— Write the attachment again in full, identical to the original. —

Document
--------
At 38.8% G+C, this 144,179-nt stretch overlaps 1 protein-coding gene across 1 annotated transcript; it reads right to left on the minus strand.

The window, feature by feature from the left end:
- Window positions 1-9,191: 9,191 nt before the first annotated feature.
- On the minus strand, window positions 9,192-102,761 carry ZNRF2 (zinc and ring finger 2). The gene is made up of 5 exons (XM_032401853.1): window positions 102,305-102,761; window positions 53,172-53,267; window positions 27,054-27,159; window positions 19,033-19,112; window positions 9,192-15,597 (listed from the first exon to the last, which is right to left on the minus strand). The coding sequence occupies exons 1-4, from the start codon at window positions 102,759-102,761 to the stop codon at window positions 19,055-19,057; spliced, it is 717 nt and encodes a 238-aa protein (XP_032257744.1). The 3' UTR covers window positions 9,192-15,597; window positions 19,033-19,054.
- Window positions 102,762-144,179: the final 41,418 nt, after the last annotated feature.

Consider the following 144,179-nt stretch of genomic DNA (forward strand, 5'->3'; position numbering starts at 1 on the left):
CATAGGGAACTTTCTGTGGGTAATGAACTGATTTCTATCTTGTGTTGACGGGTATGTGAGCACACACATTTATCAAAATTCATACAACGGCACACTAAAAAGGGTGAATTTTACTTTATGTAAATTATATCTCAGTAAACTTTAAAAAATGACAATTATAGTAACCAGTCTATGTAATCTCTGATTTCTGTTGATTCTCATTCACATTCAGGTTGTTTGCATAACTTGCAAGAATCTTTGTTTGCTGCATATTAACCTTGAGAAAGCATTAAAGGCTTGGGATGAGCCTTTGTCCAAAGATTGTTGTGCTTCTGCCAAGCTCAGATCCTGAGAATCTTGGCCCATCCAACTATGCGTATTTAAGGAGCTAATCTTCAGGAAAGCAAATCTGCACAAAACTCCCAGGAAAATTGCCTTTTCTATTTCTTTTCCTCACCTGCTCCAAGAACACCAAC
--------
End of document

At 38.8% G+C, this 144,179-nt stretch overlaps 1 protein-coding gene across 1 annotated transcript; it reads right to left on the minus strand.

The window, feature by feature from the left end:
- Window positions 1-9,191: 9,191 nt before the first annotated feature.
- On the minus strand, window positions 9,192-102,761 carry ZNRF2 (zinc and ring finger 2). The gene is made up of 5 exons (XM_032401853.1): window positions 102,305-102,761; window positions 53,172-53,267; window positions 27,054-27,159; window positions 19,033-19,112; window positions 9,192-15,597 (listed from the first exon to the last, which is right to left on the minus strand). The coding sequence occupies exons 1-4, from the start codon at window positions 102,759-102,761 to the stop codon at window positions 19,055-19,057; spliced, it is 717 nt and encodes a 238-aa protein (XP_032257744.1). The 3' UTR covers window positions 9,192-15,597; window positions 19,033-19,054.
- Window positions 102,762-144,179: the final 41,418 nt, after the last annotated feature.

Consider the following 144,179-nt stretch of genomic DNA (forward strand, 5'->3'; position numbering starts at 1 on the left):
CATAGGGAACTTTCTGTGGGTAATGAACTGATTTCTATCTTGTGTTGACGGGTATGTGAGCACACACATTTATCAAAATTCATACAACGGCACACTAAAAAGGGTGAATTTTACTTTATGTAAATTATATCTCAGTAAACTTTAAAAAATGACAATTATAGTAACCAGTCTATGTAATCTCTGATTTCTGTTGATTCTCATTCACATTCAGGTTGTTTGCATAACTTGCAAGAATCTTTGTTTGCTGCATATTAACCTTGAGAAAGCATTAAAGGCTTGGGATGAGCCTTTGTCCAAAGATTGTTGTGCTTCTGCCAAGCTCAGATCCTGAGAATCTTGGCCCATCCAACTATGCGTATTTAAGGAGCTAATCTTCAGGAAAGCAAATCTGCACAAAACTCCCAGGAAAATTGCCTTTTCTATTTCTTTTCCTCACCTGCTCCAAGAACACCAAC